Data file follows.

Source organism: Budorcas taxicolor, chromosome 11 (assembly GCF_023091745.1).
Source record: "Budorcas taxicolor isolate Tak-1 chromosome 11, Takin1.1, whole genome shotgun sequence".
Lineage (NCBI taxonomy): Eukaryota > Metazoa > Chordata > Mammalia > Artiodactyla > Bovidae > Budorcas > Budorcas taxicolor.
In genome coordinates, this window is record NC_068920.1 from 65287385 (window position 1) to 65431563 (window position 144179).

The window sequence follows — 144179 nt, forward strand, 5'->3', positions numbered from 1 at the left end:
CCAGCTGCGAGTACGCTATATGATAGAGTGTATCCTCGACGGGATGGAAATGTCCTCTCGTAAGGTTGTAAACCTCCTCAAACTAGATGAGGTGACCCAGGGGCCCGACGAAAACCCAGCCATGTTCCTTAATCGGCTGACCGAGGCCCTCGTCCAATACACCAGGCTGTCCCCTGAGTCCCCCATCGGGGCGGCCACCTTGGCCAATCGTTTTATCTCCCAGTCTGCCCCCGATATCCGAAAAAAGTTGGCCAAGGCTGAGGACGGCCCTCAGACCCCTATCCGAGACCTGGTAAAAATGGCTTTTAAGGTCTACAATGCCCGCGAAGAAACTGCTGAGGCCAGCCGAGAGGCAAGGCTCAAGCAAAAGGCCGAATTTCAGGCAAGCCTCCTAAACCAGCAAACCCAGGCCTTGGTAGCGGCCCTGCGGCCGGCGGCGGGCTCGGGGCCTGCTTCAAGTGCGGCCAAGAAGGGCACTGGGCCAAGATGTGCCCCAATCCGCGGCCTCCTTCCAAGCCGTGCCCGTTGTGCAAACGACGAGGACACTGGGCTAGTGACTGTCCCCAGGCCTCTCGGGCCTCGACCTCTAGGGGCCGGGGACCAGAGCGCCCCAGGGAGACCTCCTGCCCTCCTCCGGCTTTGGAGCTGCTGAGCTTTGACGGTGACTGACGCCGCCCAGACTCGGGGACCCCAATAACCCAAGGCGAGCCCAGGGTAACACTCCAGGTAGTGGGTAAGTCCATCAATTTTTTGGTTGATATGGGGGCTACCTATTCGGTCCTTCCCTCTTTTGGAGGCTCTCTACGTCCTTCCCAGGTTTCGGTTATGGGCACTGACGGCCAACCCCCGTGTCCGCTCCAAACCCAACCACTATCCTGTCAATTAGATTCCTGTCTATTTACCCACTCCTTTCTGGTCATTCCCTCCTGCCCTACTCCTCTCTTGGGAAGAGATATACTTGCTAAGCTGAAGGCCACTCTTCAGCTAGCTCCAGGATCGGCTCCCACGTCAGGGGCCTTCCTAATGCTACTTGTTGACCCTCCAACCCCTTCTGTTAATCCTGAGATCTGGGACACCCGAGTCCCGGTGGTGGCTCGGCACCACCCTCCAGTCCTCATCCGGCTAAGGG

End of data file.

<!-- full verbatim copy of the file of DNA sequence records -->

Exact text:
Source organism: Budorcas taxicolor, chromosome 11 (assembly GCF_023091745.1).
Source record: "Budorcas taxicolor isolate Tak-1 chromosome 11, Takin1.1, whole genome shotgun sequence".
Lineage (NCBI taxonomy): Eukaryota > Metazoa > Chordata > Mammalia > Artiodactyla > Bovidae > Budorcas > Budorcas taxicolor.
In genome coordinates, this window is record NC_068920.1 from 65287385 (window position 1) to 65431563 (window position 144179).

The window sequence follows — 144179 nt, forward strand, 5'->3', positions numbered from 1 at the left end:
CCAGCTGCGAGTACGCTATATGATAGAGTGTATCCTCGACGGGATGGAAATGTCCTCTCGTAAGGTTGTAAACCTCCTCAAACTAGATGAGGTGACCCAGGGGCCCGACGAAAACCCAGCCATGTTCCTTAATCGGCTGACCGAGGCCCTCGTCCAATACACCAGGCTGTCCCCTGAGTCCCCCATCGGGGCGGCCACCTTGGCCAATCGTTTTATCTCCCAGTCTGCCCCCGATATCCGAAAAAAGTTGGCCAAGGCTGAGGACGGCCCTCAGACCCCTATCCGAGACCTGGTAAAAATGGCTTTTAAGGTCTACAATGCCCGCGAAGAAACTGCTGAGGCCAGCCGAGAGGCAAGGCTCAAGCAAAAGGCCGAATTTCAGGCAAGCCTCCTAAACCAGCAAACCCAGGCCTTGGTAGCGGCCCTGCGGCCGGCGGCGGGCTCGGGGCCTGCTTCAAGTGCGGCCAAGAAGGGCACTGGGCCAAGATGTGCCCCAATCCGCGGCCTCCTTCCAAGCCGTGCCCGTTGTGCAAACGACGAGGACACTGGGCTAGTGACTGTCCCCAGGCCTCTCGGGCCTCGACCTCTAGGGGCCGGGGACCAGAGCGCCCCAGGGAGACCTCCTGCCCTCCTCCGGCTTTGGAGCTGCTGAGCTTTGACGGTGACTGACGCCGCCCAGACTCGGGGACCCCAATAACCCAAGGCGAGCCCAGGGTAACACTCCAGGTAGTGGGTAAGTCCATCAATTTTTTGGTTGATATGGGGGCTACCTATTCGGTCCTTCCCTCTTTTGGAGGCTCTCTACGTCCTTCCCAGGTTTCGGTTATGGGCACTGACGGCCAACCCCCGTGTCCGCTCCAAACCCAACCACTATCCTGTCAATTAGATTCCTGTCTATTTACCCACTCCTTTCTGGTCATTCCCTCCTGCCCTACTCCTCTCTTGGGAAGAGATATACTTGCTAAGCTGAAGGCCACTCTTCAGCTAGCTCCAGGATCGGCTCCCACGTCAGGGGCCTTCCTAATGCTACTTGTTGACCCTCCAACCCCTTCTGTTAATCCTGAGATCTGGGACACCCGAGTCCCGGTGGTGGCTCGGCACCACCCTCCAGTCCTCATCCGGCTAAGGG